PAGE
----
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Josh Hamilton's (Non-Existent) Plate Discipline

Josh Hamilton has been on fire to start the year, currently leading the American League (by a good margin) with a .513 weighted On Base Average. For those unfamiliar, that's an all-encompassing performance of offense, and .513 is huge.

Brad at Lone Star Ball has a little red flag to wave, though, and it has to do with Hamilton's tendency to swing early and often. We covered the Rangers' aggressive approach a while ago, but we now have even more season to go off of, and Brad focuses on Hamilton specifically.

When you look at Josh's career 1.191 OPS when he puts the first pitch in play, that ultra aggressive approach doesn't seem like a bad idea. However that great OPS is a little misleading; it's only when he puts the ball in play. Whenever Hamilton swings and misses or fouls the first pitch off he's suddenly in the hole 0-1 and his career OPS after that situation is a very pedestrian .720 with a .289 OBP.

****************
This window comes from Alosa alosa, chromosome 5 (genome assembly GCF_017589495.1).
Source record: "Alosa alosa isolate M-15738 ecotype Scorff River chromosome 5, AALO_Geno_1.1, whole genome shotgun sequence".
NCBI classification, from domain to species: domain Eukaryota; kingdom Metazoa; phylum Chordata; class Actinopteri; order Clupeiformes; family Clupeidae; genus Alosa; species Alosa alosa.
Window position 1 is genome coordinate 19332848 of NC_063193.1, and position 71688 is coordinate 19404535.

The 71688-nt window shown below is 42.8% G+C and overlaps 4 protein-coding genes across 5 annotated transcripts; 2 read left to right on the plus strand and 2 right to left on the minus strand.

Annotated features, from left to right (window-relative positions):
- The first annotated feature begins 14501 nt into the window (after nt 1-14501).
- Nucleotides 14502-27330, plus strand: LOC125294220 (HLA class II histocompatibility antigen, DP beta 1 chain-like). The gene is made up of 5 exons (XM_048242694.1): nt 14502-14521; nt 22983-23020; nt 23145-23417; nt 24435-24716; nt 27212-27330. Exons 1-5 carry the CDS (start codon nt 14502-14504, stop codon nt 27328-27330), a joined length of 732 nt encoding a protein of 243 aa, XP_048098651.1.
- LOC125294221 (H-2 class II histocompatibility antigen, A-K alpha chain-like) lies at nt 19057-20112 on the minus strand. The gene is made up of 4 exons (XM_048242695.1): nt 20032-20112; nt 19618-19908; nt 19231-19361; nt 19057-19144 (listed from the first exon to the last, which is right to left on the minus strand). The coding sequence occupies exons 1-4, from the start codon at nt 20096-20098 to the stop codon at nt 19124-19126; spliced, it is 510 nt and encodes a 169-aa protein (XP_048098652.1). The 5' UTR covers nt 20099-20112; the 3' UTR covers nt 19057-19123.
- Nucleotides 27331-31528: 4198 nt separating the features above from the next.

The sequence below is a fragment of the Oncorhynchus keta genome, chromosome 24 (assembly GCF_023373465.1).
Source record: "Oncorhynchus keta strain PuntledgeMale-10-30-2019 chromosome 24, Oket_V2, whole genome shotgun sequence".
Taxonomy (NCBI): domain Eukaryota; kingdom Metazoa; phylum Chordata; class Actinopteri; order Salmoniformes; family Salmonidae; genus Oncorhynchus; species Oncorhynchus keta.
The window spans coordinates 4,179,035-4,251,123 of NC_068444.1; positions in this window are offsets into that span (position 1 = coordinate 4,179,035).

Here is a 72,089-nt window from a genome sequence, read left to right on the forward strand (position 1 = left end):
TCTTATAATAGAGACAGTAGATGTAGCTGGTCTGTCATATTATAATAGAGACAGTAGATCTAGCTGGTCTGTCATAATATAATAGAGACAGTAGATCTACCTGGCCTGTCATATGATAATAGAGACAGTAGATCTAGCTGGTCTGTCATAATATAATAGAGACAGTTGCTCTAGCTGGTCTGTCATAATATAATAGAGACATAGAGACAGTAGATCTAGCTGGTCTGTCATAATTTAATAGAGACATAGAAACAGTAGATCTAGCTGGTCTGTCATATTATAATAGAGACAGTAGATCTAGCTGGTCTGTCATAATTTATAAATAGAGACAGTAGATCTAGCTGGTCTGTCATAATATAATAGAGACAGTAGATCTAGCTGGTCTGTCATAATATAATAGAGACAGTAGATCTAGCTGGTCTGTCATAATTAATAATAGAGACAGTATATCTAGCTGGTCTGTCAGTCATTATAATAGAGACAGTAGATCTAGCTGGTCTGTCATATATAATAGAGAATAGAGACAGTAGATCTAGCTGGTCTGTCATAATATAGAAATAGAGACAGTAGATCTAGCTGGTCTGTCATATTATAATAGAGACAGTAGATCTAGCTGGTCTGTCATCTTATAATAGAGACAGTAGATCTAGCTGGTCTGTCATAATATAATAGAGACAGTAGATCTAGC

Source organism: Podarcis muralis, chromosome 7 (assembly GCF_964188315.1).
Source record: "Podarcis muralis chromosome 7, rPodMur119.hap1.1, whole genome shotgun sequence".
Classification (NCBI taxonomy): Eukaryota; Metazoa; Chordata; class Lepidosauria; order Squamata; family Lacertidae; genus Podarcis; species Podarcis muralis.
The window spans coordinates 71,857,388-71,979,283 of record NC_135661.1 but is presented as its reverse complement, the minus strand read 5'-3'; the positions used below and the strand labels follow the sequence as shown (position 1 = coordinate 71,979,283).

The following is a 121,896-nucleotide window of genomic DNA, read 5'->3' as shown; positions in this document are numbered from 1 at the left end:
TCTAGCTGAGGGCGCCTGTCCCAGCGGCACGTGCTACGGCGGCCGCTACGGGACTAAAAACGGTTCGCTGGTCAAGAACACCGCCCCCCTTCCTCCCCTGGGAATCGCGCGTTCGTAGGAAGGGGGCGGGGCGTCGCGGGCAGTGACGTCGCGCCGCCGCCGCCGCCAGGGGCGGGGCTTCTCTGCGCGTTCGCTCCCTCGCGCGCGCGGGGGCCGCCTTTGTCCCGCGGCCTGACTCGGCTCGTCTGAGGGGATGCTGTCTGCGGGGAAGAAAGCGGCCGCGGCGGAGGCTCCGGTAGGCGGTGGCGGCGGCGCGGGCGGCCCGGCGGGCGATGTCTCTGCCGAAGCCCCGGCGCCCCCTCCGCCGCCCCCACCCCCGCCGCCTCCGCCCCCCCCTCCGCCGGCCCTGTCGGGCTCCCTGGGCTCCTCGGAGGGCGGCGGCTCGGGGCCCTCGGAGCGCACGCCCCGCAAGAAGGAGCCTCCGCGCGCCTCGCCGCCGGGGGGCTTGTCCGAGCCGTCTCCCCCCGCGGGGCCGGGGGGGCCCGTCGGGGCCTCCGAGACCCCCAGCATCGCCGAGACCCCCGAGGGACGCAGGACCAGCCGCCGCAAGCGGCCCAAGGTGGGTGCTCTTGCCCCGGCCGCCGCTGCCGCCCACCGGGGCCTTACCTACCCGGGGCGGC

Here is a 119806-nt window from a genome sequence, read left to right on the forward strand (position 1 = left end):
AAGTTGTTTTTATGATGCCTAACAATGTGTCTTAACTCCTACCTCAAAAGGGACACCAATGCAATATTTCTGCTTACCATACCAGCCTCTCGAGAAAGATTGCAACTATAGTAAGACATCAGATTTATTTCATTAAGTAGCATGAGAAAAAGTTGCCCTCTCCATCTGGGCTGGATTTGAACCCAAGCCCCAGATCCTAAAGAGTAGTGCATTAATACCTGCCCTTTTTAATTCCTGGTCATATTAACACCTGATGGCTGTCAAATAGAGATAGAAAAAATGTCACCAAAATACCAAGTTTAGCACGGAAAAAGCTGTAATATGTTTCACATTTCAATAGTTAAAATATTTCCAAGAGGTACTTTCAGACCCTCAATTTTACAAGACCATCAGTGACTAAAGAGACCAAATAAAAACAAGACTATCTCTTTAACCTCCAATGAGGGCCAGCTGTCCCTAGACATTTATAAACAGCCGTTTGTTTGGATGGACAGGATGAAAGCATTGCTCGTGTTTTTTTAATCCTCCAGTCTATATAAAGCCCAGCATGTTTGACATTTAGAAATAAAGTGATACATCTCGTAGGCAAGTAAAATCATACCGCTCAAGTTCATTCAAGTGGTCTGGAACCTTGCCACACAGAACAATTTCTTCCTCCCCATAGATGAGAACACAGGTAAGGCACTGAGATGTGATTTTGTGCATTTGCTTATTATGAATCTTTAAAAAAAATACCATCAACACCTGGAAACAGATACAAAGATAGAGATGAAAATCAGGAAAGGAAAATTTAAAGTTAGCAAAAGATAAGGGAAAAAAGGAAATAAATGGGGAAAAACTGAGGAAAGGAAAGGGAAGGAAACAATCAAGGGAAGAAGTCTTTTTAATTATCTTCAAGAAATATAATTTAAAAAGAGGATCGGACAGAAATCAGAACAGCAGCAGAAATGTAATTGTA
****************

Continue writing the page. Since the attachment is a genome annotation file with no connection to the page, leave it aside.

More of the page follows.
As Brad writes, Hamilton fails to put the ball in play two thirds of the time when he swings at that first pitch. In nearly a fifth of his PAs, Josh Hamilton reduces himself to an iffy hitter because of poor discipline.

There is some hope, as Brad also covers, since Hamilton is actually hitting much better when down in the count this season. That's a small sample, however. That success is less likely to continue -- from what knowledge we have -- than it is to regress towards his career rates of "very pedestrian."

What's not a small sample is a player's swing rate, something that can already be expected to continue as is after only 50 plate appearances on the season (Hamilton is at 77). Hamilton's swinging away even more than ever, meaning he's even more than ever putting himself in a bad situation.

Obviously, overall, Hamilton is a very good hitter. Changing a player's approach can range from difficult to hard, so we are probably stuck with him the way he is. It's just frustrating to see exactly what's keeping his natural talent from turning him in to maybe the best hitter baseball has to offer.

Not that this is quite a panic situation. Brad does a great job of tempering our expectations of Hamilton, but there's always the chance he is doing better after falling behind than in previous seasons. Even if he hasn't, he still usually works out pretty well.

Photographs by jamesbrandon, jdtornow, phlezk, flygraphix, mcdlttx, tomasland, and literalbarrage used in background montage under Creative Commons. Thank you.